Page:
Balsillie is out as RIM backs off consumer business

Research In Motion Ltd.‘s tailspin is continuing.

The Waterloo, Ont.-based BlackBerry maker (TSX: RIM) announced Thursday that after charges it lost $128 million in its fourth quarter, which ended March 3, and sold sharply fewer BlackBerrys.

As a result, CEO Thorsen Heins said “substantial change” is needed at the company and he will reveal a new management team Friday. At least two senior executives have already left.

Heins said RIM will re-focus on luring enterprise customers, and look to partnerships for delivering consumer content to attract the growing BYOD movement instead of trying to go it alone.

“RIM was late to bring your own device movement and saw a significant slowing down in our enterprise subscriber growth rate as a result,” he told financial analysts. “I am committed with my team to reclaiming market share in this space.”

Considering the quarterly loss was on $4.2 billion in revenue, it isn’t a lot. However, it was unexpected. In addition, that $4.2 billion was 19 per cent less than RIM’s revenue in the third quarter (when it had a $256 million profit) and down 25 per cent from the revenue it had in the fiscal fourth quarter of 2010.

The company also announced that former co-chair and co-CEO Jim Balsillie, who for years headed RIM’s marketing, was resigning from the board of directors.

The troubled company, which has been losing market share in North America for a year, also said it shipped 11.1 million smart phones in Q4, down 21 per cent from Q3.Things are so unstable the company said it will stop giving financial predictions, as most publicly traded companies do.

The situation isn’t catastrophic; the company had $2.1 billion in cash, cash equivalents, short-term and long-term investments at the end of the fiscal year that ended March 3, which increased by approximately $610 million in the four quarter.Ignoring the one-time charges, RIM said, it would have had $418 million of net income in Q4.

Unimpressive results weren’t unexpected. Until RIM releases its next-generation smart phones using the advanced BlackBerry 10 operating system in six months or so, the company has to rely on handsets running the recently-released BlackBerry 7 OS. But they have failed to make an impression on North American buyers.

Heins said that the lack of a handset that can use the 4G LTE wireless data technology has hurt sales. But he said customers will have to wait until BB10 devices go on sale towards the end of the year.Heins, who took over in January after the resignations of Balsillie and Mike Lazaridis, tried to be optimistic and grounded in the conference call with financial analysts.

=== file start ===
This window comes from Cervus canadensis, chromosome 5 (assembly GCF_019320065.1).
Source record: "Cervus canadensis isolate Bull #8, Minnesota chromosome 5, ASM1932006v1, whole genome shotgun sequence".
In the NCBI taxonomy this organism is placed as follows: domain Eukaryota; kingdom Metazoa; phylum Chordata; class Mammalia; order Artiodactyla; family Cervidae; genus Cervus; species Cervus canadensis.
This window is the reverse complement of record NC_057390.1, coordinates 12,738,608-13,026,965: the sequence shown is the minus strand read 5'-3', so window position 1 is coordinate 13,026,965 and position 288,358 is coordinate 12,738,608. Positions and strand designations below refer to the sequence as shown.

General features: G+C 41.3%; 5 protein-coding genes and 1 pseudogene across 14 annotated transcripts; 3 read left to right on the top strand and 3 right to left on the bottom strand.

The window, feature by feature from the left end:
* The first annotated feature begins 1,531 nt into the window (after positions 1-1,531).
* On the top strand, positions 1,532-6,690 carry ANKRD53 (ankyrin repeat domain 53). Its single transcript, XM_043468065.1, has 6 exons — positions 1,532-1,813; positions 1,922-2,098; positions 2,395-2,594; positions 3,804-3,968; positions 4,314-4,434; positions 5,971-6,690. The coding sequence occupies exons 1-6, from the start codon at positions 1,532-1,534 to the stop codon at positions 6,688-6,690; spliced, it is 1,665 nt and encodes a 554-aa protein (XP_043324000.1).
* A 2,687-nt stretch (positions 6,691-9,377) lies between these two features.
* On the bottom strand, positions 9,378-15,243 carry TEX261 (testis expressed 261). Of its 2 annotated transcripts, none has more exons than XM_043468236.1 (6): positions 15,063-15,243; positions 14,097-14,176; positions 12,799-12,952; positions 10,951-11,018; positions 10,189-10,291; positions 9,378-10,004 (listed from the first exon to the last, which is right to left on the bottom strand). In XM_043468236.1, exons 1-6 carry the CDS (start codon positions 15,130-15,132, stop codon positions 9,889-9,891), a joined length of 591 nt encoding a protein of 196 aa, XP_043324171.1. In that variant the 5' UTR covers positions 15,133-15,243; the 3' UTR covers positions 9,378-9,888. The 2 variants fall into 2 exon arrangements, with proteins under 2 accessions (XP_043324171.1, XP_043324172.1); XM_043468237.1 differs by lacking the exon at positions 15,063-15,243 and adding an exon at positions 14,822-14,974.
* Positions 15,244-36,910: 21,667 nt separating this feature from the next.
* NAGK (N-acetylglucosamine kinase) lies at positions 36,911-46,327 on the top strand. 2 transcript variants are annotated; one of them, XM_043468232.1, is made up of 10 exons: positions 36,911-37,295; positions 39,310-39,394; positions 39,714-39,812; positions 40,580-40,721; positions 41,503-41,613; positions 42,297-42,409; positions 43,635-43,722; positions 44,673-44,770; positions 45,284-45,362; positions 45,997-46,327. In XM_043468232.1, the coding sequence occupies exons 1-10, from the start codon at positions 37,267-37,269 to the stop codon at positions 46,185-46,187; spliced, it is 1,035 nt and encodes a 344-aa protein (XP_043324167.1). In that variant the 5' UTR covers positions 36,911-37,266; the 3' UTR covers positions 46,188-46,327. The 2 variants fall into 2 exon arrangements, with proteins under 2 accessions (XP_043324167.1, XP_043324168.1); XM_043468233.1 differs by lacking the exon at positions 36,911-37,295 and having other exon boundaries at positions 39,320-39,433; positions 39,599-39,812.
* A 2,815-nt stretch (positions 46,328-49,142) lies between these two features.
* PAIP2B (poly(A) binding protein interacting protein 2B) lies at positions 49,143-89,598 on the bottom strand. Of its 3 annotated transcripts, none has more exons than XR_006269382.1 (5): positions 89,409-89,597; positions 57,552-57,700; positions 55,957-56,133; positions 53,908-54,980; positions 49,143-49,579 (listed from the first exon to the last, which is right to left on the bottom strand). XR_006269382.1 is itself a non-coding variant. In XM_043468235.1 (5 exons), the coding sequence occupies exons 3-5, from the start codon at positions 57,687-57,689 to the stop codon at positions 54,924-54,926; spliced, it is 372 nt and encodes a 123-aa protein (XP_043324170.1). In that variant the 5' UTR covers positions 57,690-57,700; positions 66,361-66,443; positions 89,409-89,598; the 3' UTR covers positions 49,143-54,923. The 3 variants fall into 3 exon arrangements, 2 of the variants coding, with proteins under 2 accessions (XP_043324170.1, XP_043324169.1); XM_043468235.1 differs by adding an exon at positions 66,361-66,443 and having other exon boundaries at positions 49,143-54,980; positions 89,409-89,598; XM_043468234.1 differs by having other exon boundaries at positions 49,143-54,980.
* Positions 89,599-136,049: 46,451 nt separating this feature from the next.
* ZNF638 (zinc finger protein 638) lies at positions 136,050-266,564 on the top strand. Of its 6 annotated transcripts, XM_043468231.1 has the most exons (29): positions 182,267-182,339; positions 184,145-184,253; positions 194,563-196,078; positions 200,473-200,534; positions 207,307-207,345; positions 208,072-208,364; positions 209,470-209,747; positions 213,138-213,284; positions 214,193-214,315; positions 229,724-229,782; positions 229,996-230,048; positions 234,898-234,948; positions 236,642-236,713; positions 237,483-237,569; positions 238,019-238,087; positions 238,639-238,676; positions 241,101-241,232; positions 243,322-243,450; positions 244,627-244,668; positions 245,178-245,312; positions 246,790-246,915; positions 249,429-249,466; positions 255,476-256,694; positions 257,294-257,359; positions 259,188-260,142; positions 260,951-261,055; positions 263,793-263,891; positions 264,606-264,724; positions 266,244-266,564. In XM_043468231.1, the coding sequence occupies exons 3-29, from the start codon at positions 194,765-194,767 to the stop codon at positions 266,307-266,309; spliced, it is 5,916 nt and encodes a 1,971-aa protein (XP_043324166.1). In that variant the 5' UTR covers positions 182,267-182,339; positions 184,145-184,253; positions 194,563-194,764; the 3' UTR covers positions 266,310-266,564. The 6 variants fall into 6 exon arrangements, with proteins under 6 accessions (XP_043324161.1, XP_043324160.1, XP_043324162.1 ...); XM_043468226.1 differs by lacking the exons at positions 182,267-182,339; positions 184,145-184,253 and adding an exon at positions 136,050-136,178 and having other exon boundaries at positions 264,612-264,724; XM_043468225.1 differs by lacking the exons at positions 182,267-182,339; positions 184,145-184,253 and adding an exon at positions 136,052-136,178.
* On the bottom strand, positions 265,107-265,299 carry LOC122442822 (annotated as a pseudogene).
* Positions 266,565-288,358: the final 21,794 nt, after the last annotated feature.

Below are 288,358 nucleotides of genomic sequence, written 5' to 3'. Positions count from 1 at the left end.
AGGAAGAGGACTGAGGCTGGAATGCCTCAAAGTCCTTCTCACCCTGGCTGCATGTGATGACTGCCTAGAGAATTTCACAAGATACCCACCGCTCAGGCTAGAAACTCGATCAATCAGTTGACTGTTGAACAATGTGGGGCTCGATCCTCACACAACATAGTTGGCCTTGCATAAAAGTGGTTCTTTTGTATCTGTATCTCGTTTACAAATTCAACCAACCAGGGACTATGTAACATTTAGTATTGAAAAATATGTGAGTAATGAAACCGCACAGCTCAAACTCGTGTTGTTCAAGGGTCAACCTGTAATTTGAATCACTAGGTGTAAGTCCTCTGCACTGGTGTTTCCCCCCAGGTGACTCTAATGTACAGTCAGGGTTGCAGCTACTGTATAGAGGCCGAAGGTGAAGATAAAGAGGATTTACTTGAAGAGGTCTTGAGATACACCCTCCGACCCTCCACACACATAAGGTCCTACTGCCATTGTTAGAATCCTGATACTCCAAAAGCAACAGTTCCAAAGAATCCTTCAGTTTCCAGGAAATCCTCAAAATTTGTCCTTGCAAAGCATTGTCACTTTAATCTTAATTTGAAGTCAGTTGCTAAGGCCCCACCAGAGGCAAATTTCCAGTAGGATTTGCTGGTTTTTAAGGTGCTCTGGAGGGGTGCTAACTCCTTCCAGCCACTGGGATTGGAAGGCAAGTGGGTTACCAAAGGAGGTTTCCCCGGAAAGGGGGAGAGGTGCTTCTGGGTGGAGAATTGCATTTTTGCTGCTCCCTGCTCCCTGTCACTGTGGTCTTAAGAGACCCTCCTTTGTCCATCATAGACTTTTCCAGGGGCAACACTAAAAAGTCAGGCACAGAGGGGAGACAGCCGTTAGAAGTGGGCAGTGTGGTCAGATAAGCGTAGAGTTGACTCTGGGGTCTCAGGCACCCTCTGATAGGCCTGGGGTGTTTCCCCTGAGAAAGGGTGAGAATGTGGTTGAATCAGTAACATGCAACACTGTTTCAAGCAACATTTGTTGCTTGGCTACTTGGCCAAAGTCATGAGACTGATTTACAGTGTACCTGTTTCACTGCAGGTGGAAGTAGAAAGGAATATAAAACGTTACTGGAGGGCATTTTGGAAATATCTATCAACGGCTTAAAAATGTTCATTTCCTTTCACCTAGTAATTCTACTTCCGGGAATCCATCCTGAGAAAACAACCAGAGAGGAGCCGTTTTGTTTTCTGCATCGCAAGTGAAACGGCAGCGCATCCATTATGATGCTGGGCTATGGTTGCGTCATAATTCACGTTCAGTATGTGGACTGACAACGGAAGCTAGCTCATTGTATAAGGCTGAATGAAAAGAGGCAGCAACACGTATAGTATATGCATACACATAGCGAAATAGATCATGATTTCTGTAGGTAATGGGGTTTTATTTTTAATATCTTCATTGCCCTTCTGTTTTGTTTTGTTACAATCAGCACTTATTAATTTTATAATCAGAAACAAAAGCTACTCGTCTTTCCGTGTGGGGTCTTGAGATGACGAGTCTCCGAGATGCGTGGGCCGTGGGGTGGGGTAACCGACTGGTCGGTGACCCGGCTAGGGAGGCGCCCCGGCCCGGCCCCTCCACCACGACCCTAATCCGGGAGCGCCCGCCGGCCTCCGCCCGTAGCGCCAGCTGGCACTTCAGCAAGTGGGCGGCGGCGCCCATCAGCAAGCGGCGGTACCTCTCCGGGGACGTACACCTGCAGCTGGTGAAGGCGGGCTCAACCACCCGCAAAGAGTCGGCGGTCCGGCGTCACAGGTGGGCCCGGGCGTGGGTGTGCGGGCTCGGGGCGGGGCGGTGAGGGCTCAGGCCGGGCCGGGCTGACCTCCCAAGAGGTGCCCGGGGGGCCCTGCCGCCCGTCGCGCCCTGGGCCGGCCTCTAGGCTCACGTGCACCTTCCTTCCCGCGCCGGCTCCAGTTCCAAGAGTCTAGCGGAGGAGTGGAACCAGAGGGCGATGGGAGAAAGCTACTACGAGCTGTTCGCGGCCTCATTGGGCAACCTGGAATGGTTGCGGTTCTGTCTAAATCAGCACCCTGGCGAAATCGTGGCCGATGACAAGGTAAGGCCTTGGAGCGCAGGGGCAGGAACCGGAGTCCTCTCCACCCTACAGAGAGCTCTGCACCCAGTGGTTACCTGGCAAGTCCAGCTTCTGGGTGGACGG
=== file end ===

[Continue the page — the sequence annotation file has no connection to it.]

The entry level BlackBerry Curve 8520 has been a huge success outside North America. Forty million have been sold, he said. The New BlackBerry Bold 9900 is doing well among professionals and prosumers — although not as well as expected.

The company has strengths, including strong carrier relationships, a global data network, growing subscriber base, strong intellectual property and the QNX platform that is the base for the BB10 platform. But many wonder what financial shape it will be in by the time BB10 smartphones are out for sale.

Until then, Heins admitted, it will be “critical” to “aggressively” push customers to upgrade handsets to devices that run BB7, so later they can switch to BB10 smart phones.

Heins said he and his management team will undertake a full review of RIM’s operations to overhaul everything that stands in the way of operating efficiencies. That includes considering partnerships with other manufacturers to make RIM hardware.

RIM devices should be “aspirational, high-end objects of desire with the best functionality for communications,” he said, but not necessarily made by the company.

Already he has discovered a “level of complexity that is not contusive to the efficient operation of our business” and a “lack of accountability in number of area that inhibits talented people from making decisions and being able to plan decisively.”

Over the coming months that will change, he said.

Asked by one analyst if selling the company is on the table, Heins said he and the board believe managing a turnaround is best for the future. But, he added, if he came across “any element” in the strategic review it will be considered. “It is not the main direction I am pursing,” he added.

“We believe the best way to drive value for our stakeholders is to execute on our plan to turn the company around,” he said. Still, he added, “this is not without risk and challenges, and there is no guarantee of success.”

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Howard Solomon
Howard Solomon
Currently a freelance writer, I'm the former editor of and Computing Canada. An IT journalist since 1997, I've written for several of ITWC's sister publications including and Computer Dealer News. Before that I was a staff reporter at the Calgary Herald and the Brampton (Ont.) Daily Times. I can be reached at hsolomon [@]

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